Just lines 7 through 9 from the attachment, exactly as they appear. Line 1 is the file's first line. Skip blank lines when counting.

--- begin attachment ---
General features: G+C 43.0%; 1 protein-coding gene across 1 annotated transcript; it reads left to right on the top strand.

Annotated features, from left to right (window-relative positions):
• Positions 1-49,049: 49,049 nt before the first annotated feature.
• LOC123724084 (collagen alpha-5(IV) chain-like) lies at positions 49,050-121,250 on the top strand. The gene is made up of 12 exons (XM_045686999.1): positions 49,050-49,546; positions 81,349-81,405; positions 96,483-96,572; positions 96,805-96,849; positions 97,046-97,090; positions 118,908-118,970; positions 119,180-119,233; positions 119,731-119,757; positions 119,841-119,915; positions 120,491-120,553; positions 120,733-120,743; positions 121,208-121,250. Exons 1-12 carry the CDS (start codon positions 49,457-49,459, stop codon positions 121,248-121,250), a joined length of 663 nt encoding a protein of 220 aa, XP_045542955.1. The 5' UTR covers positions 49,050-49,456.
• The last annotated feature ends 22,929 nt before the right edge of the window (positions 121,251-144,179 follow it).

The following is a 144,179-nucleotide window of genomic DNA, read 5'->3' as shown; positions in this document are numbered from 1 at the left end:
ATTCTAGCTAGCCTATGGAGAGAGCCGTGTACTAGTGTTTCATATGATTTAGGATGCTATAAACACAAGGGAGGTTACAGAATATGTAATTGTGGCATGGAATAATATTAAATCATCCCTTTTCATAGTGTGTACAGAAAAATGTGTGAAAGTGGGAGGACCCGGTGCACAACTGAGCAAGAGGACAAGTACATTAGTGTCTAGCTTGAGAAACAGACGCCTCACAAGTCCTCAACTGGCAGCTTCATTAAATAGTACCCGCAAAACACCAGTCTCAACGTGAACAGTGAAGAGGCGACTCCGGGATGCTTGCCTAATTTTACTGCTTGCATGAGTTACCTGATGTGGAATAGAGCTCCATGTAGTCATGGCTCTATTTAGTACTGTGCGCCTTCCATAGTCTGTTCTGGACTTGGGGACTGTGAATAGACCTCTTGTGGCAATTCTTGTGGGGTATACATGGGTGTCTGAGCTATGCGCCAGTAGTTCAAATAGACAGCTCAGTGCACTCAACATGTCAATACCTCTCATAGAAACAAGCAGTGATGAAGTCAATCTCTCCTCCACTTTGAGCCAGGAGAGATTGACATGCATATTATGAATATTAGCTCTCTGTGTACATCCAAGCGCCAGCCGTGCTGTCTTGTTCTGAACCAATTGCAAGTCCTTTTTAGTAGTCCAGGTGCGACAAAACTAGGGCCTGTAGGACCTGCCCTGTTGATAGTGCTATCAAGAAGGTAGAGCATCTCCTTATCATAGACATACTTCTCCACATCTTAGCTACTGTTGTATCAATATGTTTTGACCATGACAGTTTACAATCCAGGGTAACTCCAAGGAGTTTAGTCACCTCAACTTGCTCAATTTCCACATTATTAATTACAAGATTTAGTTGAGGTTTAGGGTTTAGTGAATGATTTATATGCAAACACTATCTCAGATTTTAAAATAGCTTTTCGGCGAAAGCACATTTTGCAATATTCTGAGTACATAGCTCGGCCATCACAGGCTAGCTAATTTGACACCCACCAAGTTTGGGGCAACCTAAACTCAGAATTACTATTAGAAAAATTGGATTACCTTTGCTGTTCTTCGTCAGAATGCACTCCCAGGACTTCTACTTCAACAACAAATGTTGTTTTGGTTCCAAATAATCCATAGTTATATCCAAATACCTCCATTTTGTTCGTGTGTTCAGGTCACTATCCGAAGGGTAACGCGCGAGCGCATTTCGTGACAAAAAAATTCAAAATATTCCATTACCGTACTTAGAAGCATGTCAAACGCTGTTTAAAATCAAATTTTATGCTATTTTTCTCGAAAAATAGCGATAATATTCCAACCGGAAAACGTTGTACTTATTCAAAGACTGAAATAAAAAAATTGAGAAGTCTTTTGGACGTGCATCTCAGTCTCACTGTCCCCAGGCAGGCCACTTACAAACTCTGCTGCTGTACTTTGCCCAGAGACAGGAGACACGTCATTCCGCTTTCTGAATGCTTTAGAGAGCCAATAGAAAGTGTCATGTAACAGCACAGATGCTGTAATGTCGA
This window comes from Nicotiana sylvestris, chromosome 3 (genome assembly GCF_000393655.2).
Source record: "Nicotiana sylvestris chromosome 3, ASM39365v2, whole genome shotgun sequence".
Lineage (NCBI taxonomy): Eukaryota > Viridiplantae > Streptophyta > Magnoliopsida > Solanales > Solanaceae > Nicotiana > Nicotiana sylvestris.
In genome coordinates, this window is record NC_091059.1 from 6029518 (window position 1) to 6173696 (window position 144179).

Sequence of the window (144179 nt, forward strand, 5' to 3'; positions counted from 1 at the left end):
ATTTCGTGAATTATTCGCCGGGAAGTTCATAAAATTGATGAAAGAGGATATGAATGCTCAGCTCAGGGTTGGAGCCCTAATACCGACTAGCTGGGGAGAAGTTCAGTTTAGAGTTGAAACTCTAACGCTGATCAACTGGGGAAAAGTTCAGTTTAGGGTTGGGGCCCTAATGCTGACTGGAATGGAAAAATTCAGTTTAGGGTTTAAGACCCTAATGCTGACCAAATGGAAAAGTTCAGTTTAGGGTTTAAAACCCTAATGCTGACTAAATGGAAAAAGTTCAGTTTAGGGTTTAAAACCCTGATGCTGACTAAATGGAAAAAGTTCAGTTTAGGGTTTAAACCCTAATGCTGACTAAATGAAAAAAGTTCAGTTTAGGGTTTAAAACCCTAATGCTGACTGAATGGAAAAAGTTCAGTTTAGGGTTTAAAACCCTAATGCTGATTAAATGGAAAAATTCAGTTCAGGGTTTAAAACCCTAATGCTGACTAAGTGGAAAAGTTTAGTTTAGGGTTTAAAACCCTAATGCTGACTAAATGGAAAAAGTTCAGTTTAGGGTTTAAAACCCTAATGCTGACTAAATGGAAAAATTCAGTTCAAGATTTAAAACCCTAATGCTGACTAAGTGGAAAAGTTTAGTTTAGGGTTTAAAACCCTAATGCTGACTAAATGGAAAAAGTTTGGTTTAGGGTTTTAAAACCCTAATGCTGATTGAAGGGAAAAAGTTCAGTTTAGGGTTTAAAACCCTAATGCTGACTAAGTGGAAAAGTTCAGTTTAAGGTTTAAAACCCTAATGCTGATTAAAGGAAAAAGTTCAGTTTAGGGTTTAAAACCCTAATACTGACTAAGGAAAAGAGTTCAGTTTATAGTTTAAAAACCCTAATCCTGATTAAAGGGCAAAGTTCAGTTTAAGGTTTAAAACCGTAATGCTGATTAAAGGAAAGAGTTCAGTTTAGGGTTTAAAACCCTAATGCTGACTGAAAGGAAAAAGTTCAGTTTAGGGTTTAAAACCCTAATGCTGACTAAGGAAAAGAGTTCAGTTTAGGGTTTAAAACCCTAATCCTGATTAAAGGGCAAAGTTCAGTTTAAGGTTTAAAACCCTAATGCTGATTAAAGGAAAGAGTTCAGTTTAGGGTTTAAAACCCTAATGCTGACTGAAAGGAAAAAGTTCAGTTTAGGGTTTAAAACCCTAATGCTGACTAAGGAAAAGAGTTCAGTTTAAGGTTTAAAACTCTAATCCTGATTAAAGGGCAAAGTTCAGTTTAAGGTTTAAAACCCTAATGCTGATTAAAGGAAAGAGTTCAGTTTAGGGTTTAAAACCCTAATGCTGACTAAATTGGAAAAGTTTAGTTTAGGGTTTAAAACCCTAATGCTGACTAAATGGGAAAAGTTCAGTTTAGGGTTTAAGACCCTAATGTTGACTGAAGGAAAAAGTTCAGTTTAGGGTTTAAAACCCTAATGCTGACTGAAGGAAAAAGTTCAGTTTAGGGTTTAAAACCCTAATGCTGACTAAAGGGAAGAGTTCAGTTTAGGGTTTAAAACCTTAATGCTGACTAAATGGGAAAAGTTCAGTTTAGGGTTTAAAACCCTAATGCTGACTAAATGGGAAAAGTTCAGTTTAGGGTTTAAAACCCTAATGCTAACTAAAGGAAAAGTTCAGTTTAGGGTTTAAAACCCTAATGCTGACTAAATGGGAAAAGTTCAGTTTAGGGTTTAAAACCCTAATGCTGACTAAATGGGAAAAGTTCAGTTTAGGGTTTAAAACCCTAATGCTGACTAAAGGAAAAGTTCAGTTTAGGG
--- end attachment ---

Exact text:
ATTCTAGCTAGCCTATGGAGAGAGCCGTGTACTAGTGTTTCATATGATTTAGGATGCTATAAACACAAGGGAGGTTACAGAATATGTAATTGTGGCATGGAATAATATTAAATCATCCCTTTTCATAGTGTGTACAGAAAAATGTGTGAAAGTGGGAGGACCCGGTGCACAACTGAGCAAGAGGACAAGTACATTAGTGTCTAGCTTGAGAAACAGACGCCTCACAAGTCCTCAACTGGCAGCTTCATTAAATAGTACCCGCAAAACACCAGTCTCAACGTGAACAGTGAAGAGGCGACTCCGGGATGCTTGCCTAATTTTACTGCTTGCATGAGTTACCTGATGTGGAATAGAGCTCCATGTAGTCATGGCTCTATTTAGTACTGTGCGCCTTCCATAGTCTGTTCTGGACTTGGGGACTGTGAATAGACCTCTTGTGGCAATTCTTGTGGGGTATACATGGGTGTCTGAGCTATGCGCCAGTAGTTCAAATAGACAGCTCAGTGCACTCAACATGTCAATACCTCTCATAGAAACAAGCAGTGATGAAGTCAATCTCTCCTCCACTTTGAGCCAGGAGAGATTGACATGCATATTATGAATATTAGCTCTCTGTGTACATCCAAGCGCCAGCCGTGCTGTCTTGTTCTGAACCAATTGCAAGTCCTTTTTAGTAGTCCAGGTGCGACAAAACTAGGGCCTGTAGGACCTGCCCTGTTGATAGTGCTATCAAGAAGGTAGAGCATCTCCTTATCATAGACATACTTCTCCACATCTTAGCTACTGTTGTATCAATATGTTTTGACCATGACAGTTTACAATCCAGGGTAACTCCAAGGAGTTTAGTCACCTCAACTTGCTCAATTTCCACATTATTAATTACAAGATTTAGTTGAGGTTTAGGGTTTAGTGAATGATTTATATGCAAACACTATCTCAGATTTTAAAATAGCTTTTCGGCGAAAGCACATTTTGCAATATTCTGAGTACATAGCTCGGCCATCACAGGCTAGCTAATTTGACACCCACCAAGTTTGGGGCAACCTAAACTCAGAATTACTATTAGAAAAATTGGATTACCTTTGCTGTTCTTCGTCAGAATGCACTCCCAGGACTTCTACTTCAACAACAAATGTTGTTTTGGTTCCAAATAATCCATAGTTATATCCAAATACCTCCATTTTGTTCGTGTGTTCAGGTCACTATCCGAAGGGTAACGCGCGAGCGCATTTCGTGACAAAAAAATTCAAAATATTCCATTACCGTACTTAGAAGCATGTCAAACGCTGTTTAAAATCAAATTTTATGCTATTTTTCTCGAAAAATAGCGATAATATTCCAACCGGAAAACGTTGTACTTATTCAAAGACTGAAATAAAAAAATTGAGAAGTCTTTTGGACGTGCATCTCAGTCTCACTGTCCCCAGGCAGGCCACTTACAAACTCTGCTGCTGTACTTTGCCCAGAGACAGGAGACACGTCATTCCGCTTTCTGAATGCTTTAGAGAGCCAATAGAAAGTGTCATGTAACAGCACAGATGCTGTAATGTCGA
This window comes from Nicotiana sylvestris, chromosome 3 (genome assembly GCF_000393655.2).
Source record: "Nicotiana sylvestris chromosome 3, ASM39365v2, whole genome shotgun sequence".